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United States v. Philip Macmahon

June 15, 2012

UNITED STATES
v.
PHILIP MACMAHON, ET AL.



Name of Assigned Judge Sitting Judge if Other or Magistrate Judge Matthew F. Kennelly than Assigned Judge

CASE TITLE

DOCKET ENTRY TEXT

The Court rules on defendants' pretrial motions as stated below. The Clerk is directed to terminate motions 102, 103, 104, 105, 106, 107, 108, 109, 110, 111, 112 and 113.

O[ For further details see text below.] Docketing to mail notices.

STATEMENT

The Court rules as follows on the pretrial motions filed by defendants Richard Stokes and Ahmed Idowu:

1. Motion for disclosure of confidential information: This motion is denied as moot based on the government's response that it has produced the informant's identity to defense counsel and will produce the contact information that defendant has requested.

2. Early return subpoenas: The motion for early return subpoenas is granted; both parties are granted leave to serve subpoenas duces tecum with a return date prior to trial. However, because a subpoena is the Court's process, both parties are directed to make available to opposing counsel, upon receipt, any documents, materials, or things obtained pursuant to subpoena.

3. Coconspirator declarations: Consistent with the government's response, the Court directs the government to file a Santiago proffer no less than 28 days prior to trial.

4. Expert disclosures: The government is directed to make any and all Rule 16(a)(1)(E) disclosures no less than 4 weeks prior to trial. If the government does so, defendant is directed to make any and all Rule 16(b)(1)(C) disclosures no less than 2 weeks prior to trial.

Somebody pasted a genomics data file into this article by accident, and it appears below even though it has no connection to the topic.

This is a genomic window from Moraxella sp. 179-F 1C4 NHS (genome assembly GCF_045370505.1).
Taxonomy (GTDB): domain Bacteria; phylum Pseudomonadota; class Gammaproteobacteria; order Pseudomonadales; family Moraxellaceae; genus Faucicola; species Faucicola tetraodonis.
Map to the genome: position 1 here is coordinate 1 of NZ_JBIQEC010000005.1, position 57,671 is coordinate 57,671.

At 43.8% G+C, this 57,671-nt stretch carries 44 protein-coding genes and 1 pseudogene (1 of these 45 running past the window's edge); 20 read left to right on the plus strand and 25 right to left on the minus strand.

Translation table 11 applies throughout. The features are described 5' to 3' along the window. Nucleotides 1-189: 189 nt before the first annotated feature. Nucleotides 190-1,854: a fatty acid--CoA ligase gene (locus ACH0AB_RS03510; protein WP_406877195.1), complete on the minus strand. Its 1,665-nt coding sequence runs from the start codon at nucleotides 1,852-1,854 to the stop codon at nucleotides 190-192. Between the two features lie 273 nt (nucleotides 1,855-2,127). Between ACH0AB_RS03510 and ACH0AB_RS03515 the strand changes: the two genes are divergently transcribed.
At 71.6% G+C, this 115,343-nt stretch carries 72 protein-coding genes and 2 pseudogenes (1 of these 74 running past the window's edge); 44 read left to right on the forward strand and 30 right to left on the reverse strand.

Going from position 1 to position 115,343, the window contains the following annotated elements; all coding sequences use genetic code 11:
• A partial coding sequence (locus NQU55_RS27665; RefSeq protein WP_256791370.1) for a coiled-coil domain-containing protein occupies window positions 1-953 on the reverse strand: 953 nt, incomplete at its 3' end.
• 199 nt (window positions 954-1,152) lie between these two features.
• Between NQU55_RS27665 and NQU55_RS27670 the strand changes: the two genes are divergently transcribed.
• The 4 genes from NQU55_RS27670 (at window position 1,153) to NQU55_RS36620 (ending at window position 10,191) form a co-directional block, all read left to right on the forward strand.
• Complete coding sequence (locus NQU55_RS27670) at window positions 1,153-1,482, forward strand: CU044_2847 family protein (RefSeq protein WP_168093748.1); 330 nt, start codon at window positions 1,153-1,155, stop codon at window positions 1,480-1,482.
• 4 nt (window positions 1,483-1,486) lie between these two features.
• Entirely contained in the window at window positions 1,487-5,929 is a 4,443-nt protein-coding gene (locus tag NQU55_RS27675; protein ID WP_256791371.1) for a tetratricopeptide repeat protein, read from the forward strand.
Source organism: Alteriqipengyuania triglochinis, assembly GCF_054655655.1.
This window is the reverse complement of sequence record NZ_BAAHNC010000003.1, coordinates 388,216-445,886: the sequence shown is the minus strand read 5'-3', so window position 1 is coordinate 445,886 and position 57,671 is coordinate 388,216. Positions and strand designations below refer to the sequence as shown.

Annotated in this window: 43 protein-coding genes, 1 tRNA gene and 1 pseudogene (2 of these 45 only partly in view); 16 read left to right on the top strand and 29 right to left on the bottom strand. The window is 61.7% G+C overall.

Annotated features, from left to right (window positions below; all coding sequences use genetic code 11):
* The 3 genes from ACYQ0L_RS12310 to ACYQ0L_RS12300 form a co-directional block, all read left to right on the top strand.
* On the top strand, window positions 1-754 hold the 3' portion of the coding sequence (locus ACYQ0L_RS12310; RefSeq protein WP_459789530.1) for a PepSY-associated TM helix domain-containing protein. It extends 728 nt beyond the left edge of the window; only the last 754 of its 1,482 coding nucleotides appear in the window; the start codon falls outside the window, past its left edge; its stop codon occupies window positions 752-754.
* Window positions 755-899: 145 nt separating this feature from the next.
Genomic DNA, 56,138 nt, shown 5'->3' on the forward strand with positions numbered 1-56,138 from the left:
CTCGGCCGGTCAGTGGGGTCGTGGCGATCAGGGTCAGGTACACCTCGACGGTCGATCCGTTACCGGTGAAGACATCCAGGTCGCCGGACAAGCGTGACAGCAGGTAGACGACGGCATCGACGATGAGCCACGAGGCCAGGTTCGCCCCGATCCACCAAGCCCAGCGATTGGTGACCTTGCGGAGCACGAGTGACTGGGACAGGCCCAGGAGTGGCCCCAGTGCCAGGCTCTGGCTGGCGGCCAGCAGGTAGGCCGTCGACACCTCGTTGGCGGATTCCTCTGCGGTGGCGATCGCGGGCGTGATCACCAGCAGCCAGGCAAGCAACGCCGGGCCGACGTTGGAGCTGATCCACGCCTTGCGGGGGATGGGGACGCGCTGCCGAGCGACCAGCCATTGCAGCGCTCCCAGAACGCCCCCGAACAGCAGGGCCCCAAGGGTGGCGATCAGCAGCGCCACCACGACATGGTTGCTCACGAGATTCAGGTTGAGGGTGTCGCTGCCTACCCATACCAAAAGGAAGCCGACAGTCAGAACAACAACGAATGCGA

5. Agents' notes: The motion to preserve handwritten notes of government agents is granted.

6. Other act evidence: The Court directs the government to disclose all other act evidence that it intends to offer in its case in chief, to impeach any witness (including a defendant), or in rebuttal. See Fed. R. Evid. 404(b), 1991 Advisory Committee Notes; United States v. Vega, 188 F.3d 1150 (9th Cir. 1999). The government must provide a written disclosure of the nature of the evidence, including a general description of the act or acts and the dates, places, and persons involved, and a statement of the issue or issues on which the government believes the evidence is relevant and admissible. It must also produce any documents which contain or constitute evidence of any such other acts. As the government has already agreed, the disclosures must be made no less than 28 days prior to trial, though the Court encourages the government to consider earlier production to facilitate pretrial resolution of admissibility issues and avoid the possible need for a continuance.

As a general rule, a defendant is not entitled to pretrial production of material to be used for impeachment purposes pursuant to Fed. R. Evid. 608(b). However, to the extent that evidence that may be used to impeach under Rule 608(b) also constitutes "other act" evidence within the meaning of Rule 404(b) and the 1991 Advisory Committee Notes to that Rule, or evidence subject to disclosure under Rule 16, the fact that it might also be admissible under ...


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